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Weekly Economic Update with Nerida Conisbee

By Ray White Whitsunday

This week I looked at street names to see which ones were priced on average far higher than the Australian median, and those that are far below.

What’s in a name? Some street names command higher prices than others

Some street names just sound expensive. If you are living on Grandview, you would assume, rightly as it turns out, that your home is more expensive than if you were living on Main Road. Like a game of Monopoly, it turns out that some street names command a higher price than others. This week we take a look at the street names that have resulted in the highest median over the past twelve months, and those that are lowest.

Adding the word “the” to a street name seems to be one sure way to raise the median price. Looking at the top 10 most expensive street names, The Esplanade and The Avenue both make the list. The promise of a view is also a way to get prices up – Grandview and Seaview provide on average around a 60 percent premium to Australia’s median house price.

Australia’s love of the beach comes up in Beach and Ocean making the top list. Conversely, while a nearby train line or a major road network is convenient, living on Railway Road pushes down the median. Similarly, Main Road is also on the most affordable list.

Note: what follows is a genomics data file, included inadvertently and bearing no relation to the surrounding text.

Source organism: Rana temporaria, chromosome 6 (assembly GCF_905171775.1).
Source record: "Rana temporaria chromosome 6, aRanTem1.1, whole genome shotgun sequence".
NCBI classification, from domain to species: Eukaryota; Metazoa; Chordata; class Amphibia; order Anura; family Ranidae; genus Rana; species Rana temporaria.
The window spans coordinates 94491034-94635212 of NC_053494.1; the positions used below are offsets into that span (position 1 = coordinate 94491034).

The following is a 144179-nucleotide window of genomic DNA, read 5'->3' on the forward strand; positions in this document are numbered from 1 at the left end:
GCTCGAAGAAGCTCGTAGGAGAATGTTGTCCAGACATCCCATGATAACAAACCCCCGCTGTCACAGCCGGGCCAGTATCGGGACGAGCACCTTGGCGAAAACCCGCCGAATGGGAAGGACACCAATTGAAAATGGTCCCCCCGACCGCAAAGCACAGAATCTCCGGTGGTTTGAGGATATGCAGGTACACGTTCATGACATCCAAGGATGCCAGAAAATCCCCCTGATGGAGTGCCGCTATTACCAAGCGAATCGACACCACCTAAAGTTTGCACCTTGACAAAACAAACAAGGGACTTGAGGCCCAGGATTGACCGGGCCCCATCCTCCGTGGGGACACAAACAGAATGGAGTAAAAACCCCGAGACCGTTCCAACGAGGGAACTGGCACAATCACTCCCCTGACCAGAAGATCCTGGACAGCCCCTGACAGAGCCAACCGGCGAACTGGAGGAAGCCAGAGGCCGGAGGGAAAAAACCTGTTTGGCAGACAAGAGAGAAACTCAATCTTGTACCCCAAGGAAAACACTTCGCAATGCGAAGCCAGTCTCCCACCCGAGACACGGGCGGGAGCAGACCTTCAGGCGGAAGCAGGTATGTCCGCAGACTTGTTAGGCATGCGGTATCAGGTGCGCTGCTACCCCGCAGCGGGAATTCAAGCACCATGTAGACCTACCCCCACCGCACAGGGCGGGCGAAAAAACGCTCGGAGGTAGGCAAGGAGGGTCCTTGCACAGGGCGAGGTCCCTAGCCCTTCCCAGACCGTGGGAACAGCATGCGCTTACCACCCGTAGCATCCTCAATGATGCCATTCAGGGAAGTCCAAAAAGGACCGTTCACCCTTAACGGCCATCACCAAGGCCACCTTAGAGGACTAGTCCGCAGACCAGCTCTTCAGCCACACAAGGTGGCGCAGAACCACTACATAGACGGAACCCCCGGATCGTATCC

Royalty can go either way. Living on Royal Avenue commands a premium but King Road or Queen Street pushes it down. It perhaps shows that even by using a royal word as a street name doesn’t necessarily guarantee a push up in pricing

Finally, women’s names show a distinct difference between more flowery names compared to those that are more practical. Florence Street gives a premium to the Australian median of 40 percent, while Alice Street is 30 percent below.

Source: Ray White Now

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